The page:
Ivo De Greef



Artist Interview

Festival Programme


Ivo started playing the piano at the age of six. After obtaining a Master of Music degree at the Brussels Conservatoire (where he studied with Jan Michiels), he moved to the UK to further his studies with Philip Martin at the Birmingham Conservatoire and spend two years specialising in tango music at the Rotterdam Conservatoire with Gustavo Beytelmann and the Conservatoire Edgar Varèse in Paris with Juan José Mosalini.

His wide and eclectic taste has led him to be involved in different projects across various genres of music. Ivo has collaborated with artists such as Frederic Rzewski, Misia, Henri Demarquette, Joe Broughton and Keith Lewis and has featured regularly on European radio stations (BBC, Classic FM, Klara, Antena 2…). He performs both as a soloist (currently with his own “Tribute to Keith Jarrett” project) and as part of different ensembles (Noszferatu, El Después) at major venues and festivals throughout Europe, the USA, Japan and South America.

Ivo also appeared in the musical line-up to the 2002 award-winning West-End play “Humble Boy” by Catherine Jones and is Musical Director of the London Tango Orchestra.

“a refreshingly unassuming virtuoso” (Vortex Jazz Review 2009)

Selective Discography:


“Gran Septeto LA ACADEMIA” / LA ACADEMIA [Sam, 2006]

“REUNIÓN” / EL DESPUÉS [Tipica, 2006]

“TRAVESÍA” / MALA PINTA [Dragonfish, 2007]



“COMO UN TREN” / EL DESPUÉS [Silvox Records, 2011]

More info on:




What was the first piece for left hand only – that you performed?

REALM by Robert Mitchell

Why did you choose such a piece? (or why was it chosen for you?)

I commissioned several pianist-composers from different backgrounds and different styles of music to write me a piece as a tribute to the great jazz pianist Keith Jarrett to include in a solo piano recital I conceived together with Antena 2 Radio Portugal in 2009. Robert chose to write me a left hand only piece which worked really beautifully within the rest of the program.

How often do you perform music for one hand? Could it be more often?

Not very often. It really depends on the opportunities that present themselves. Of course it could and should be more often!

Do you have a preference of instrument for the performance of this music?

I would generally choose and instrument that isn’t too heavy in the bass register. This for pedalling reasons (left hand only pieces also require – in my humble opinion – a very refined pedal technique) and also for the lower registers not to obscure the middle and high registers too much. My preferred instrument would always be a Fazioli, but I think both Yamaha and Steinway work great as well. Bˆsendorfer on the other hand wouldn’t be so easy.

What kind of feedback have you had in performing lh ony piano music?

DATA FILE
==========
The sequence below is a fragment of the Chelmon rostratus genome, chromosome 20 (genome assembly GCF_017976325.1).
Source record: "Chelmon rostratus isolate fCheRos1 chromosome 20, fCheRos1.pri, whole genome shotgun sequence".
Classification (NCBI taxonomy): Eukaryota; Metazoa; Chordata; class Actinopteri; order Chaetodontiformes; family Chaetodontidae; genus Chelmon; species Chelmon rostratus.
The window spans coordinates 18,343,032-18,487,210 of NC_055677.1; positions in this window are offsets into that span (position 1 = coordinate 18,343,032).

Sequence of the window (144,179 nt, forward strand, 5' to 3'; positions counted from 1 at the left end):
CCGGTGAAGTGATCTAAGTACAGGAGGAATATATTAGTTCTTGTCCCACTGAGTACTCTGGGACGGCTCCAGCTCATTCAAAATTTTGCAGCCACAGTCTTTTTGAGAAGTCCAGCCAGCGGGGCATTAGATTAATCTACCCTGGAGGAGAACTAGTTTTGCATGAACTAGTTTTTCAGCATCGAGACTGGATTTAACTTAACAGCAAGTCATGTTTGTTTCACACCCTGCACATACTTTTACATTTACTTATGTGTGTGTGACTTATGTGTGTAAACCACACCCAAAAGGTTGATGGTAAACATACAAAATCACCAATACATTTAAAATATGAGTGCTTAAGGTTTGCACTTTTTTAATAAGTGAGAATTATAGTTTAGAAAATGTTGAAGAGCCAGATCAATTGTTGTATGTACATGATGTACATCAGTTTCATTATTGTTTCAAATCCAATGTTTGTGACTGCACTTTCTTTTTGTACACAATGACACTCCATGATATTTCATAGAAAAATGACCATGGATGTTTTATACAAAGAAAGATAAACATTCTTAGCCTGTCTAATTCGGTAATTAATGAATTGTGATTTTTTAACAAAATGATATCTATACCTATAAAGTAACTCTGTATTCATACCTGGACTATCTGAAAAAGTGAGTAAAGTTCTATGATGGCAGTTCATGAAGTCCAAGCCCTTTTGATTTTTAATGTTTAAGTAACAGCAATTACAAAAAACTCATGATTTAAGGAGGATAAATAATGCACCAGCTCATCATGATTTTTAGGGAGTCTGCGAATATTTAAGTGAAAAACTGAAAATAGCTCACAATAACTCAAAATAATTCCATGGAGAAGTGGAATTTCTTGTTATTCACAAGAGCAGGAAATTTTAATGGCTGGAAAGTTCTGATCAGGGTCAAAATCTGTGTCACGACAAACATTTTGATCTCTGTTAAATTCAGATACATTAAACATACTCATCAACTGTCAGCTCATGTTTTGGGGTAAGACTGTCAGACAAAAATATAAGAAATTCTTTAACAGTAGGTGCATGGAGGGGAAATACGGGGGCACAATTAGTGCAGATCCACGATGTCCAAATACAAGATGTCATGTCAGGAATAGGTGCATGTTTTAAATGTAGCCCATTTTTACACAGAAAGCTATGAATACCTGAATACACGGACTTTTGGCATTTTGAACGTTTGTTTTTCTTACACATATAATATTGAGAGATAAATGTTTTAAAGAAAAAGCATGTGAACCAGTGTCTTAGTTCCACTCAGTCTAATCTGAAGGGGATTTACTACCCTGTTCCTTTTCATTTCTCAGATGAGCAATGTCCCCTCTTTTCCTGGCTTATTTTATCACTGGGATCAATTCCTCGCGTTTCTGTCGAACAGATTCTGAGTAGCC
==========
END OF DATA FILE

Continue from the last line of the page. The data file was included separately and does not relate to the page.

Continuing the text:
generally very positive. People often aren’t even aware, just listening to the music, that it is only one hand playing :-)

How do you prepare for this type of performance?

Just practising a lot of left hand, I guess :-) I try to separate all the different voices (practise them seperately and in different combinations, with different fingereings) and experiment a lot with finding the right pedalling to bring out the different layers within the music as clearly as possible.

What is your opinion on this approach ? Has great music come out of these circumstances?

Of course it has. I find that working with a limited amount of tools can often give quite amazing results since the composer and performer have to resort to different techniques than usual to express their intentions.

What effect has it had on your relationship to the piano, your creativity as an improvisor/composer/commissioner?

It has opened up a world of new possibilties in sound and technique for my left hand. As I mentioned before, most of the research as an interpreter goes into finding adequate and intricate pedalling, as well as a myriad of different “touches” and colours with just one hand. It hasn’t changed my relationship to the piano dramatically, but is has certainly enriched it.

What do you think about the Leftitude festival?

A wonderful opportunity to put left hand only piano music a bit more in the spotlight. There are some real gems in this repertoire that certainly deserve to be heard and discovered by a wider audience.

Do you see this Festival and the surrounding promotion and visibility as something that will be inspirational to artists and individuals facing other challenges?

That is certainly a possibilty. I am aware that there are different branches within the piano repertoire and education that focus on pianists with physical and/or mental disabilities. I certainly think it a worthwhile effort to bring this into the open so more people can be aware of the fact that it is still possible to make beautiful music whilst being physically and/or mentally impaired. Same goes for the idea that even within a very limited framework, art can still thrive.

Are there any other ideas you would suggest to make it even more meaningful and productive in that light?

I am not so up to date with the British education system, but would certainly suggest that this Festival should also be promoted to organisers and organisations (like for instance the Barbican Centre) that regularly set up community projects.

Who would you choose as an outstanding artist/composer in this special field?

Ravel as composer, Leon Fleischer as pianist

Who would you like to see perform at the Leftitude festival?

Leon Fleischer

Is there an equivalent approach to other instruments? Performers using this approach?

I am not sure. I can only say that within the world of percussion there are left hand only drummers, percussionists with only 1 foot…

Anything else on this topic/festival you would like to say?

Hope this is only the start of a recurring event :-)